The End Of the Beauty Industry As We Know It

For decades, the beauty industry has controlled what the idea of beauty is. Traditionally the ideal woman was a skinny, fair skinned, light-haired(usually), doe-eyed, young looking woman. What best represents this image of ‘beauty’ is a Barbie doll. While this is considered to be beautiful and should be, it should not be known as the only definition of what describes a beautiful woman. The beauty industry has been making efforts recently to show they are breaking the idea of their traditional definition of beauty, however they are not doing this as quickly as they should be. Growing up I saw mainly American women as white women. I was born in America and it’s sad to see that in the nation that is known as the ‘melting pot’ did not show the diversity in their media till much later. 

“Growing up I only saw American women as white women”

 Many women suffer from depression because they compare themselves to what is in magazines, tv, movies and the runway walks. The idea of being skinny, for example leads to many women starving themselves just to look in the mirror and feel a teeny bit of confidence. Many women turn to quick weight loss such as pills, detox teas, liposuction, etc. Women and men only do this because they feel they must in order to be pretty/handsome or for others to think they are attractive. As we know this is not only faced by everyday women. In history many models have suffered or are still suffering from eating disorders. Many people become depressed and also obsessed with the concept of a ‘perfect body’. They lose themselves in this obsession. Models, celebrities, men and everyone else has to see what the media portrays as beautiful. This then makes a lot of people think that this in fact is the only definition of beauty. But in reality, everyone is beautiful. The media hinders them from seeing their true beauty, which turns them away from self-love.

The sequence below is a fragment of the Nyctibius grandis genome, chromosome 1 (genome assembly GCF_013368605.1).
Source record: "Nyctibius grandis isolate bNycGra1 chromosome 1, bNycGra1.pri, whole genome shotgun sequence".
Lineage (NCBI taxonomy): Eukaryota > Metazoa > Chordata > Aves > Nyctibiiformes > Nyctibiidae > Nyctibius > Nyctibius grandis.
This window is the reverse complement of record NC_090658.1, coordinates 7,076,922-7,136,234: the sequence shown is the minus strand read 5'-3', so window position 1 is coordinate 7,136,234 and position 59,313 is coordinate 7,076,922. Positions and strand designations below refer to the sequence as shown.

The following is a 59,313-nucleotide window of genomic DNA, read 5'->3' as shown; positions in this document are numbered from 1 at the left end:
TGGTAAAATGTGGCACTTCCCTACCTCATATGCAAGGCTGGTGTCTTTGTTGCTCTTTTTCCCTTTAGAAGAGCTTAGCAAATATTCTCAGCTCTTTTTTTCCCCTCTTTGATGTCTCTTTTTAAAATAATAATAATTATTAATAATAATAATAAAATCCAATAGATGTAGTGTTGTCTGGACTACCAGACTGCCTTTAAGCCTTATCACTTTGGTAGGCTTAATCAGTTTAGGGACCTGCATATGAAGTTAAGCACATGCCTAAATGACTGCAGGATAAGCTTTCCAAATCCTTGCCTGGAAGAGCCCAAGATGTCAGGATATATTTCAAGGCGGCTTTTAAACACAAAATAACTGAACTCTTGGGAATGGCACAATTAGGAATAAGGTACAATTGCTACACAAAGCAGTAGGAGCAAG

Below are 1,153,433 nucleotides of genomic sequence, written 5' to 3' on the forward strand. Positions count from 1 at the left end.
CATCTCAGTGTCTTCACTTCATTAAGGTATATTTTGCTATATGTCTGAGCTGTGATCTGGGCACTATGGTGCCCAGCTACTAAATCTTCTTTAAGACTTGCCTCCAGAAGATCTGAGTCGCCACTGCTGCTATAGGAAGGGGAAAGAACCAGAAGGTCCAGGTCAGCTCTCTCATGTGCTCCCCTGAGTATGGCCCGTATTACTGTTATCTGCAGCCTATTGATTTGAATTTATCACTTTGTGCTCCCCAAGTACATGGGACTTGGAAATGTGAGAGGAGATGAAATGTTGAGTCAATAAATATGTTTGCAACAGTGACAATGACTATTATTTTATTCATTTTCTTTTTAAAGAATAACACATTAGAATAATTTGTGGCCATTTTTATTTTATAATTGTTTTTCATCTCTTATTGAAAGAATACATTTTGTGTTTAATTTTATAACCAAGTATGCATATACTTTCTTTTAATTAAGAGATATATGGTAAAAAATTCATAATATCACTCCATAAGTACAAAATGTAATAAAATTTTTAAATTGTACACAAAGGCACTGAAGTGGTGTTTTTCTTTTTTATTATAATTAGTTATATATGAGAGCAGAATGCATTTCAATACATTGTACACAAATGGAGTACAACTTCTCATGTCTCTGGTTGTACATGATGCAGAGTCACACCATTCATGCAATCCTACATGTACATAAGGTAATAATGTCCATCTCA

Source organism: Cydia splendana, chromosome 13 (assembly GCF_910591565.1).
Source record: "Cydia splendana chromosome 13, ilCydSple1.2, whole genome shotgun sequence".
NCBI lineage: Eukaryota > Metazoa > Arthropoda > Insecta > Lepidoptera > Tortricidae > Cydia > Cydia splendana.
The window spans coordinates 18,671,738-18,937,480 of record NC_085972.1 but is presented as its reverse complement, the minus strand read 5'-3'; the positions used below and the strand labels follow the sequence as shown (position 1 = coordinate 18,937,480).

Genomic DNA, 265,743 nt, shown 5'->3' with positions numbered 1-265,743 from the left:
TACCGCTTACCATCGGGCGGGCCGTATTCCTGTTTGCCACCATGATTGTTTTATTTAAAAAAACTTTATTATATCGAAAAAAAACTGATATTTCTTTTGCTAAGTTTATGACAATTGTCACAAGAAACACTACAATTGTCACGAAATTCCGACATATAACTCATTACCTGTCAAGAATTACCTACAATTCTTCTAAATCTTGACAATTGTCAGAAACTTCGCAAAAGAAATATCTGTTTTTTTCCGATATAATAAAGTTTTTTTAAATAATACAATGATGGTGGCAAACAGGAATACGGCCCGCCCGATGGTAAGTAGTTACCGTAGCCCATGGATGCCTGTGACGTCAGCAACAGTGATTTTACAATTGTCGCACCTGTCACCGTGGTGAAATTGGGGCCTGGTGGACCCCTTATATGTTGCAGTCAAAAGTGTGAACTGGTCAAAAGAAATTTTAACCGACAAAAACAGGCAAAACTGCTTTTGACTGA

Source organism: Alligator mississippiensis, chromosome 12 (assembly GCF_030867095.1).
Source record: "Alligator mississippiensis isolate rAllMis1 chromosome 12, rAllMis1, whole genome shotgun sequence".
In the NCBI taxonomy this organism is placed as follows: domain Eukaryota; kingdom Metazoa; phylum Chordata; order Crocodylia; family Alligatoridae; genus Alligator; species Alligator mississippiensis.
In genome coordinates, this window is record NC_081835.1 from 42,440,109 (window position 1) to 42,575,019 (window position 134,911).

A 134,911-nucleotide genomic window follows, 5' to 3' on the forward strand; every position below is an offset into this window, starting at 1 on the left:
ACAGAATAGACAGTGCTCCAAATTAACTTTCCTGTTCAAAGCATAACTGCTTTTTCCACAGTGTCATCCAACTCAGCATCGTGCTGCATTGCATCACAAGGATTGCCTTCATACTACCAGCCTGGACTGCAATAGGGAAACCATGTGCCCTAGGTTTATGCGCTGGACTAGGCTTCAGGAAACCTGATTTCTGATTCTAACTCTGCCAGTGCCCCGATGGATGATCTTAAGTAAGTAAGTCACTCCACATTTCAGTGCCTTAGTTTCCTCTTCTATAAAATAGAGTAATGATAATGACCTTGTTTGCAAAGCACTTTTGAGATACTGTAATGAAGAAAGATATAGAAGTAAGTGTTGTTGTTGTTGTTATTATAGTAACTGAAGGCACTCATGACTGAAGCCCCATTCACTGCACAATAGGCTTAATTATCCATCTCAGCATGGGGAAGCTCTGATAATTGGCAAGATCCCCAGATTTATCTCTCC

It especially saddens me that a lot of celebrities promote these quick fads to get “beautiful.” Most of them do not use the products anyways and that should be showcased. Jameela Jamil, an actress, is tackling down the fad products that some celebrities and she’s doing a beautiful job. Sugar gummy hair pills, weight loss pills, detox teas, extreme dieting, skin lightening treatments, cosmetic surgery, etc. should not be the first answer to what you need to do to be beautiful. Beauty comes from being happy and healthy. This means you should find self-love. Be positive and love who you are. Find people that share your interest. Eat well and healthy. These are what should be promoted by the media.

“Most celebrities do not even use the products they advertise”

I am not going to be full on negative towards all the fashion industry, because some companies have been improving and showing changes. Some examples that I have seen in social media of companies that show diverse beauty are: Dove, Fenty Beauty, Savage X Fenty, Covergirl, Target, Aerie, Torrid, etc. (there are many more and please continue diversifying beauty!). However, this is not enough yet and the beauty and fashion industries should know that. There are some companies that haven’t showed as much diversity and they know who they are. They are stuck in the old, narrow-minded and false perception of beauty. Hopefully they will start bringing in change, otherwise we should as consumers by not purchasing their products. Being beautiful is just being who you are and that should be promoted across the platforms.

This is not enough

Overachiever Magazine was started by Rehana Paul in October of 2018 to give a platform to all Asian women, non-binary people, and other gender minorities.

Our name is poking fun at the stereotype that all Asians are overachievers, especially Asian women, non-binary people, and other gender minorities. It’s also in recognition of all of us who have had no choice but to be overachievers: managing societal expectations, family obligations, and educational opportunities, all while fighting the patriarchy.

We have grown since then, putting out bimonthly issues (we are contributor powered: apply to write for our next one!), and weekly reviews of culture, and news that is important to us.

You can find announcements, more news, and get to know our staff on social media: give us a follow, and learn how you can get involved today!

We do not claim to speak for all Asian women, non-binary people, and other gender minorities. We are just here to give them a place to speak for themselves.

We hope you’ll join us.

My Cart Close (×)

Your cart is empty
Browse Shop